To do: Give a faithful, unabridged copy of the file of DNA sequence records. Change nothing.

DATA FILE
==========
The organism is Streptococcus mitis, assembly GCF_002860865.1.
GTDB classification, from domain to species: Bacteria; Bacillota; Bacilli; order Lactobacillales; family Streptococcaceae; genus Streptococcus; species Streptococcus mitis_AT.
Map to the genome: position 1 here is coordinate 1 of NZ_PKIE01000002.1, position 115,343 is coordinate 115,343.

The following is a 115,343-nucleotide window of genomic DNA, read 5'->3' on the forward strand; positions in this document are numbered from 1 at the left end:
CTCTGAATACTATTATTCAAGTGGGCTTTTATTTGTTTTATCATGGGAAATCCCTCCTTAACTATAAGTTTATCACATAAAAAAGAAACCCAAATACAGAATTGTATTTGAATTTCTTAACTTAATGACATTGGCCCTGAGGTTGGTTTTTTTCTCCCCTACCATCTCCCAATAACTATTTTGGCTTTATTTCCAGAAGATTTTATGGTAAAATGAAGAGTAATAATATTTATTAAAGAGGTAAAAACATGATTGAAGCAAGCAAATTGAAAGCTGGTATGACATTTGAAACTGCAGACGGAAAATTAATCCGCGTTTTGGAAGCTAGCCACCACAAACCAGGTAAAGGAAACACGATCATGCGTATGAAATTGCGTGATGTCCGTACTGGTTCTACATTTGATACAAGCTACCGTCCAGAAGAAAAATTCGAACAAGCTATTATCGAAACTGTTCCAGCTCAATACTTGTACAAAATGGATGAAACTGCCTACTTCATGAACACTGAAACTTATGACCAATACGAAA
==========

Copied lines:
The organism is Streptococcus mitis, assembly GCF_002860865.1.
GTDB classification, from domain to species: Bacteria; Bacillota; Bacilli; order Lactobacillales; family Streptococcaceae; genus Streptococcus; species Streptococcus mitis_AT.
Map to the genome: position 1 here is coordinate 1 of NZ_PKIE01000002.1, position 115,343 is coordinate 115,343.

The following is a 115,343-nucleotide window of genomic DNA, read 5'->3' on the forward strand; positions in this document are numbered from 1 at the left end:
CTCTGAATACTATTATTCAAGTGGGCTTTTATTTGTTTTATCATGGGAAATCCCTCCTTAACTATAAGTTTATCACATAAAAAAGAAACCCAAATACAGAATTGTATTTGAATTTCTTAACTTAATGACATTGGCCCTGAGGTTGGTTTTTTTCTCCCCTACCATCTCCCAATAACTATTTTGGCTTTATTTCCAGAAGATTTTATGGTAAAATGAAGAGTAATAATATTTATTAAAGAGGTAAAAACATGATTGAAGCAAGCAAATTGAAAGCTGGTATGACATTTGAAACTGCAGACGGAAAATTAATCCGCGTTTTGGAAGCTAGCCACCACAAACCAGGTAAAGGAAACACGATCATGCGTATGAAATTGCGTGATGTCCGTACTGGTTCTACATTTGATACAAGCTACCGTCCAGAAGAAAAATTCGAACAAGCTATTATCGAAACTGTTCCAGCTCAATACTTGTACAAAATGGATGAAACTGCCTACTTCATGAACACTGAAACTTATGACCAATACGAAA